It’s been a funny old summer, one way and another. But now the kids are off back to school (finally), the weather’s on the turn and the nights are getting cooler.
So as we all start to settle down and try to get back to normal (whatever that means these days!), I thought this was a good time to share what we’ve been working on recently.
What we’ve been working on…
As you probably know, over the last couple of years, we’ve brought out three online courses – one about Windows 10, one about iPads and Android tablets and another about smartphones. They’ve been hugely popular… and we’ve had some really lovely comments from people saying how much they’ve helped.
They’ve all been about how to use a specific gadget, though, rather than covering more general technical topics like security and privacy. So, lately I’ve been working on a new, shorter course with my friend Kathryn…
Those of you who are members of the Tech Inner Circle will already know Kathryn – she joined the Clubroom team earlier this year and since then she’s helped many, many people crush their technical gremlins!
Anyway, we’re still finishing off the last few bits and pieces, but I’ll get back to you with more information about the new course later in the week.
Word to the Wise: Ransomware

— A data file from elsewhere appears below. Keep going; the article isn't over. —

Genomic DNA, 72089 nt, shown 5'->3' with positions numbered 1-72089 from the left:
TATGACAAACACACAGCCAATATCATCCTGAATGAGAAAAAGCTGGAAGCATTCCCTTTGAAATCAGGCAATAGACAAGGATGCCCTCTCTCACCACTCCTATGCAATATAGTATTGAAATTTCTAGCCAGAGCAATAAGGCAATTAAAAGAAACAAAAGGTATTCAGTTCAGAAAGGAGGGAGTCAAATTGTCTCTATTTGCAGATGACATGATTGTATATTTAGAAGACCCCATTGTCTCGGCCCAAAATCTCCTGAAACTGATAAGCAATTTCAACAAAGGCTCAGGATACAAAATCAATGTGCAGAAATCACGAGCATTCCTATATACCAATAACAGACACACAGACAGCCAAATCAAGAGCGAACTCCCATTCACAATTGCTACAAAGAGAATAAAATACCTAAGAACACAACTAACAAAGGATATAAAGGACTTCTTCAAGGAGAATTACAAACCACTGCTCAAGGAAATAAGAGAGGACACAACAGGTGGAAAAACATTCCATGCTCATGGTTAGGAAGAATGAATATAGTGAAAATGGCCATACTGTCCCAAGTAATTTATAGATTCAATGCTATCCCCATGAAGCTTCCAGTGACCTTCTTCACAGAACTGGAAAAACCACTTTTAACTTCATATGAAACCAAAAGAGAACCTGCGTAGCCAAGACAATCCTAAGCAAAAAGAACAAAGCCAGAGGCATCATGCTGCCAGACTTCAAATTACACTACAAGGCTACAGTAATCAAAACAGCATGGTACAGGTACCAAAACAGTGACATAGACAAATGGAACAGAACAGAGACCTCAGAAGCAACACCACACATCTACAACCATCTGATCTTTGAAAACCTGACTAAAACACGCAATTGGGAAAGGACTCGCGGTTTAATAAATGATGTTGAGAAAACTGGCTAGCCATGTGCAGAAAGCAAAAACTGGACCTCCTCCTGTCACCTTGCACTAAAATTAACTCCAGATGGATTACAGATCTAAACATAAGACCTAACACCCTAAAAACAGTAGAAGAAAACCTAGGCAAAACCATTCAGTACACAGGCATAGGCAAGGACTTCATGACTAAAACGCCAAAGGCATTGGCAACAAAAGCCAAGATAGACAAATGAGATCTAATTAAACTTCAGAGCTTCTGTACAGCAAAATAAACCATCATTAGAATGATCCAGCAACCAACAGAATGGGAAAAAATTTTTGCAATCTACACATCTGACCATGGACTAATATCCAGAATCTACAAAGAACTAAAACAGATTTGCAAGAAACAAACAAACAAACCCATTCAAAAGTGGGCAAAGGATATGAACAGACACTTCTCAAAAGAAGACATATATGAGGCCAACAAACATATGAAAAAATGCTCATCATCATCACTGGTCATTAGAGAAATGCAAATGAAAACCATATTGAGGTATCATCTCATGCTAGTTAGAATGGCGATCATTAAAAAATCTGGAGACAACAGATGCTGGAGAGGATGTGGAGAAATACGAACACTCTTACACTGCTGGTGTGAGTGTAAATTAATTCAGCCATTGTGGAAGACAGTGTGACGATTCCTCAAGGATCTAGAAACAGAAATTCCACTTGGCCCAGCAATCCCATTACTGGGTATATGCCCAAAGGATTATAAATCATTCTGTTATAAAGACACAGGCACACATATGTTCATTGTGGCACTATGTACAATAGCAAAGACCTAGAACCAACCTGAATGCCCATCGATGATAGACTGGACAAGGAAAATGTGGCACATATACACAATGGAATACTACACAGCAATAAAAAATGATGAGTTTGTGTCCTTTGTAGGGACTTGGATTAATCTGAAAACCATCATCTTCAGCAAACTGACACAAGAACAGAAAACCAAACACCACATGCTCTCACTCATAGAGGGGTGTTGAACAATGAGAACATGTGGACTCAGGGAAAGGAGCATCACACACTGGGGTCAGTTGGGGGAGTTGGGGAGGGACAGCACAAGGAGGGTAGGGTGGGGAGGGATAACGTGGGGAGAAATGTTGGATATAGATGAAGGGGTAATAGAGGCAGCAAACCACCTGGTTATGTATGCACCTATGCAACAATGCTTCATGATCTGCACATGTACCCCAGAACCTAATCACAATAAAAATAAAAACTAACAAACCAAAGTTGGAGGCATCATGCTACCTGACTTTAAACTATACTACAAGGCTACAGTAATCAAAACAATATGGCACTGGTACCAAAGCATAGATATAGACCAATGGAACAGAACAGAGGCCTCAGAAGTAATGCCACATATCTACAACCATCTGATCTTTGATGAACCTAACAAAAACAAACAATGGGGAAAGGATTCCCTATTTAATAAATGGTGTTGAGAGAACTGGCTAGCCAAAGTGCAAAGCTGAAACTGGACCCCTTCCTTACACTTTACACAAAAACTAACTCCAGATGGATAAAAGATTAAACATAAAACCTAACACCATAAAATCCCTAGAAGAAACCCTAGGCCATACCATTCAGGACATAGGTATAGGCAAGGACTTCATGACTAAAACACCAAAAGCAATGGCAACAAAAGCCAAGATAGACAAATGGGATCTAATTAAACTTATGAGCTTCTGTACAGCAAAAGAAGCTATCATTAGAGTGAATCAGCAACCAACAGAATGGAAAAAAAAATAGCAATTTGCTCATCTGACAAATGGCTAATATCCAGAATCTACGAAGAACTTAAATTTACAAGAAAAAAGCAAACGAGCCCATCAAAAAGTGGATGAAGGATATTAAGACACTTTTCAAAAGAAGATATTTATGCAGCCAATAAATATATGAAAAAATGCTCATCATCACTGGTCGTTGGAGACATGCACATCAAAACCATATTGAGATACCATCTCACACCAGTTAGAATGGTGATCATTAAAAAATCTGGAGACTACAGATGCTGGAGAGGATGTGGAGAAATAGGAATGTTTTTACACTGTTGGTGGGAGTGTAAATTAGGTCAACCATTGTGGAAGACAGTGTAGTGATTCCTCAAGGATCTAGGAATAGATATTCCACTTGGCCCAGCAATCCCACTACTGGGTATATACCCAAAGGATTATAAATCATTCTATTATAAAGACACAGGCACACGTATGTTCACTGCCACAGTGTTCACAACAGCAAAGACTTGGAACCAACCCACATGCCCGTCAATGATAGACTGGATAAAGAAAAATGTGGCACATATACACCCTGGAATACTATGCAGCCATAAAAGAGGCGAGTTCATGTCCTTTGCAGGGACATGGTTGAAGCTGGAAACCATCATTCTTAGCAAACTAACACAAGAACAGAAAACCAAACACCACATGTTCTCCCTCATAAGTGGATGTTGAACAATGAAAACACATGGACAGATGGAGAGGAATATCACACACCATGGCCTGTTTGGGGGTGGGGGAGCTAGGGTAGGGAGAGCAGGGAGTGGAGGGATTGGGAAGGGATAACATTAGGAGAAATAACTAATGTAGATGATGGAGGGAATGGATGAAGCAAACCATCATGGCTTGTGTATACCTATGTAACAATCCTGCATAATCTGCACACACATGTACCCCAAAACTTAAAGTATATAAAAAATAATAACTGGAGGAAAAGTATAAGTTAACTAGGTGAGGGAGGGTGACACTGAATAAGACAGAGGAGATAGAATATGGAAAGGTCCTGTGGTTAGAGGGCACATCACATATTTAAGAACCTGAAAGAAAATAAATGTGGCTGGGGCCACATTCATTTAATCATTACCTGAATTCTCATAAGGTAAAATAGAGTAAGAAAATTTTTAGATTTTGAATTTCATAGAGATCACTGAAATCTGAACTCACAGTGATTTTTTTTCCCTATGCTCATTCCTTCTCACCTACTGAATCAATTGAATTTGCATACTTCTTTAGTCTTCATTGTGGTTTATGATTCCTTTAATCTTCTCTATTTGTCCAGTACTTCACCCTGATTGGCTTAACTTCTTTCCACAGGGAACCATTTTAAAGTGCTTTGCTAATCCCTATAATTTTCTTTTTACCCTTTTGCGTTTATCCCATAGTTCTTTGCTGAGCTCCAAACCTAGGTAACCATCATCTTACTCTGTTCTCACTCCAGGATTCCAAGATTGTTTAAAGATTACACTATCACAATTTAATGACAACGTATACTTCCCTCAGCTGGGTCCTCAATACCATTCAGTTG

Last week I was guilty of using a bit of jargon without explaining it (slap hand), so I thought I’d explain it now – “ransomware”.
Ransomware is a particularly nasty type of malware that started doing the rounds a few years ago. Once it’s infected your computer, tablet or phone, it stops you from opening any of your files, e.g. photos or saved emails. Most ransomware either “encrypts” your files using a code that only the criminal knows, or locks you out of your device altogether.
Unlike a lot of other malware, at least you know when you’ve got ransomware! You won’t be able to open any files on your device, and you’ll get a message on your screen telling you what’s happened. The only way to get your files back is to pay the criminal a “ransom” – usually a few hundred pounds.
Your best defence against ransomware is to have good back-ups of all your files. That way, if the malware slips past your defences and you do end up infected, you’ve got nothing to lose. You do have to go through the palaver of getting rid of the ransomware a different way (it often means wiping your device and starting again) but at least all your photos and personal files are safe and secure.
That’s it for this time – more on what we’ve been working on shortly…
PS. If you’re interested in one of our earlier courses on Windows 10, tablets or smartphones, I’m afraid they’re not open to join at the moment. We do plan to open them again, but please bear with us – we’re going to be beavering away over the autumn to bring them bang up to date, ready for the New Year.